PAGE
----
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The first Logan trailer was finally released earlier today, and much like Deadpool earlier this year, the third Wolverine spinoff looks like it will be a different kind of X-Men movie. Rocking a Mad Max quality while Johnny Cash's "Hurt" cover played, the preview showed a grizzlier Wolverine meeting his female clone, X-23, and protecting her from technologically-enhanced assassins. Oh, and in case the U.S. trailer wasn't enough, the international trailer makes it clear this will dive deeply into R-rated territory. However, watching this preview has me continuing to question something that's been bugging me for the last two weeks, when the uptick in Logan news began: on which timeline does this movie exist? Is it the main timeline, i.e. the one established at the end of X-Men: Days of Future Past, or will we be watching a tale that takes place in an alternate continuity? At the moment, the latter seems likelier.
Let's wind the clock back to X-Men: Days of Future Past. In 2023. advanced Sentinels were exterminating mutants and their human allies, and the remaining X-Men were the only defenders left on the planet. With no options left, Kitty Pryde sent Wolverine's mind back to his younger body in 1973 so he could prevent Mystique from assassinating Bolivar Trask and being captured, thus preventing the rise of the Sentinels five decades later. Things didn't go exactly the way he planned, but in the end, he was successful. He reawakened in a new timeline where robots weren't slaughtering mutants or humans, the X-Men were whole again, and Cyclops and Jean Grey were still alive. Everything seemed much happier.
So what's the deal with Logan? Recent reports have stated that this spinoff takes place in 2024, so did everything go to hell a year later? That doesn't make a lot of sense. For argument's sake, let's assume that Logan actually takes place in the early 2030s. That would make Professor X around 100 years old, which fits with his deteriorated state. Nevertheless, things seem to have gotten significantly worse in the future. We can attribute Wolverine's malfunctioning healing powers and Professor X's mental issues to their advanced ages, but why aren't they at the X-Mansion? Were all the X-Men except those two killed by the force that's wiping out mutants across the globe, thus forcing them to move into that abandoned water tower? Obviously life isn't perfect, and bad things were bound to still happen in the new timeline Wolverine created, but this is an especially gloomy turn of events.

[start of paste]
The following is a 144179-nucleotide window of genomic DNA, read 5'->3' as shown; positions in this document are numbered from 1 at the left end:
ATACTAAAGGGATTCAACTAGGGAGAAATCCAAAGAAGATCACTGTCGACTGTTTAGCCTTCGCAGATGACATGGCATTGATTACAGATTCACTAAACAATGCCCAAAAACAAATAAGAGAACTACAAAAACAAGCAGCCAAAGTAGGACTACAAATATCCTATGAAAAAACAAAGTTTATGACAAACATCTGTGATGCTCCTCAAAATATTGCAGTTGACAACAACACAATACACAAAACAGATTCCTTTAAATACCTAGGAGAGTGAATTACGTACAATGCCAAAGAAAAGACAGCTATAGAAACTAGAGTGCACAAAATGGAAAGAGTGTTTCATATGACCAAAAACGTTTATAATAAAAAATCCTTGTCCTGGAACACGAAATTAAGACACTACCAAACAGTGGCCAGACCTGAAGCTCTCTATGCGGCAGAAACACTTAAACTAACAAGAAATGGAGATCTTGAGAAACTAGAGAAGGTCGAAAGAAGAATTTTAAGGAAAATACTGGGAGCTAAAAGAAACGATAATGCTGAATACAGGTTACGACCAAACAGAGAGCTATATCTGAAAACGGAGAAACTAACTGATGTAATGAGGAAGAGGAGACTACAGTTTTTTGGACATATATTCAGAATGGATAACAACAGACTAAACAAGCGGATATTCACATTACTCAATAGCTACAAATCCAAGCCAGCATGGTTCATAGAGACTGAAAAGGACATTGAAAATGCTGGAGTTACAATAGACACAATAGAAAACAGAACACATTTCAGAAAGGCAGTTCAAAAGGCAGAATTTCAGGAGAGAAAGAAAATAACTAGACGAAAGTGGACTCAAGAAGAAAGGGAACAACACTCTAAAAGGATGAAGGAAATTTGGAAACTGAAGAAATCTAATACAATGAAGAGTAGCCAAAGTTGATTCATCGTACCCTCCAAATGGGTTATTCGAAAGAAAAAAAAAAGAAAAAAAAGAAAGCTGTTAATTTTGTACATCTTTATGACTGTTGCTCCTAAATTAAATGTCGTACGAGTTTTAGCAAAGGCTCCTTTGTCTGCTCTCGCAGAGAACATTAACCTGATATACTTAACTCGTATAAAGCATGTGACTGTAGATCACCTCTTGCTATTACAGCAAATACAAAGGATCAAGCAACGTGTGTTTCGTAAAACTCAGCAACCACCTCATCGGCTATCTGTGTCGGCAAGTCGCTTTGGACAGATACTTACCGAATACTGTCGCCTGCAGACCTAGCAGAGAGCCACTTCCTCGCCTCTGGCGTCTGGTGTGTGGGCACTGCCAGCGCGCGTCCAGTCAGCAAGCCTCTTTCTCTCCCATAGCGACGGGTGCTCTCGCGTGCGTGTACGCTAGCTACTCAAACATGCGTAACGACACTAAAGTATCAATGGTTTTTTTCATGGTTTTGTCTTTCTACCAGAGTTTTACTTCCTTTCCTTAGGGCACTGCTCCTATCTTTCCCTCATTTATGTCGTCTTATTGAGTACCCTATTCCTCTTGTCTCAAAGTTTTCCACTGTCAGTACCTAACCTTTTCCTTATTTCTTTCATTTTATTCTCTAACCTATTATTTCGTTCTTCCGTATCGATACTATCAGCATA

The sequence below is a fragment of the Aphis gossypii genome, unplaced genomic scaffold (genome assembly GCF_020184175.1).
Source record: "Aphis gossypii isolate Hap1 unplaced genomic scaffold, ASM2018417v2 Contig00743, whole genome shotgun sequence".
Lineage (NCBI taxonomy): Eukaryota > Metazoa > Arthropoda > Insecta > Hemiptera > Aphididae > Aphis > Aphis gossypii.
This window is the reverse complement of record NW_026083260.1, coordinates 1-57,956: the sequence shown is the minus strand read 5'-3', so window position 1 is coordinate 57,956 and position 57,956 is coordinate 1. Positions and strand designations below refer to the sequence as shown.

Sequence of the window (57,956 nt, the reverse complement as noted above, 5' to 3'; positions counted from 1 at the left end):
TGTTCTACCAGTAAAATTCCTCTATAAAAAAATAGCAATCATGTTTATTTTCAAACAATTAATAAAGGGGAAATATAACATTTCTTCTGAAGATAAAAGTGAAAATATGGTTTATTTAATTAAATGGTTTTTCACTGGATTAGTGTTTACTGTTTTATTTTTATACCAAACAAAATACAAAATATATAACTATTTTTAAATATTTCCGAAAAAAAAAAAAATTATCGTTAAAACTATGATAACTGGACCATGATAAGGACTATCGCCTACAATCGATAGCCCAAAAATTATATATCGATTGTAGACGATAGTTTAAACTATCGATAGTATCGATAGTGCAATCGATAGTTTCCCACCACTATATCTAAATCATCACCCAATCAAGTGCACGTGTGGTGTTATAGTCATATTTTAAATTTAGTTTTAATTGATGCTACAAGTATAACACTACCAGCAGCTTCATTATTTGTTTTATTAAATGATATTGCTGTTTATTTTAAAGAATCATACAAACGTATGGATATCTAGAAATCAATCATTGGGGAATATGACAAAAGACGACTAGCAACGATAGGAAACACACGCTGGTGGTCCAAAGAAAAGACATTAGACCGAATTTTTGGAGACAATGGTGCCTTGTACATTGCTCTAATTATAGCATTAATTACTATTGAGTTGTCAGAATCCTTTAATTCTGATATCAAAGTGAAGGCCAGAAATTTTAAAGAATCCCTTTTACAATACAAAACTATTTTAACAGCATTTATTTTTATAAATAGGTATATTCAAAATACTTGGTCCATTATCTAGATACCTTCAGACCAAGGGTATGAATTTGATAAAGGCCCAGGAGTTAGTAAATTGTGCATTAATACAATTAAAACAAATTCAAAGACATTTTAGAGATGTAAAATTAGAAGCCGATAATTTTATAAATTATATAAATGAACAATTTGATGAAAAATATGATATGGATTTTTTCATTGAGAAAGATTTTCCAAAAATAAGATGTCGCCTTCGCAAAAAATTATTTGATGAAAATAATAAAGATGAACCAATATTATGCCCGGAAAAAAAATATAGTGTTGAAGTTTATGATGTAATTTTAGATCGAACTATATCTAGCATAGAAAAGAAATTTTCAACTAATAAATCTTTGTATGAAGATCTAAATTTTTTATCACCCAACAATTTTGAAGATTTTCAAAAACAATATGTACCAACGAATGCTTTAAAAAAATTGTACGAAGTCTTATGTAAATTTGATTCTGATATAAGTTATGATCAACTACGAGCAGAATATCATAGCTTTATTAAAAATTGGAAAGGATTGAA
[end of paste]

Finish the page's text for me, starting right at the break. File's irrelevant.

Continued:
What could be happening is that Logan is using a common time travel story trope where the timeline always tries to naturally correct itself. The Sentinels may not be around to kill mutants themselves, but time has still found a way to eliminate their kind. At the moment, it sounds like a disease is responsible, but with a mysterious organization called Transigen conducting cruel experiments on mutants, said disease may not be natural. While there's nothing dramatically wrong with placing Wolverine and these X-Men characters in a dismal time period, it does restrict future entries in the series. If there's a movie in this franchise that wants to take place around those same years, they'll have to be set in the same bleak era. If the X-Men franchise were ending, this wouldn't be an issue, since that would close the book on this chapter of superhero movie history. But with New Mutants, Deadpool 2 and more on the way, that's obviously not happening.
Since the prospect of the X-Men cinematic universe heading in this direction is depressing and a little puzzling, I'm guessing that Logan takes place in a one-off timeline. Perhaps only the first three movies are the only series entries that exist in this continuity. Following the events of X-Men: The Last Stand, the Sentinels never rose to power, and eventually Wolverine and Professor X crossed paths again. Unfortunately, mutantkind has slowly died off in the years since, and despite his weakened state, Wolverine must go on one last mission to stop Transigen and look after his "daughter," X-23, a.k.a. Laura Kinney. By taking this approach, Hugh Jackman can conclude Wolverine's story in an emotionally fitting way, but the future X-Men movies aren't beholden to this future.
Logan hits theaters on March 3, 2017. Meanwhile, if you have your own timeline-related theories for the movie, or have any favorite moments from the new trailer, let us know in the comments below.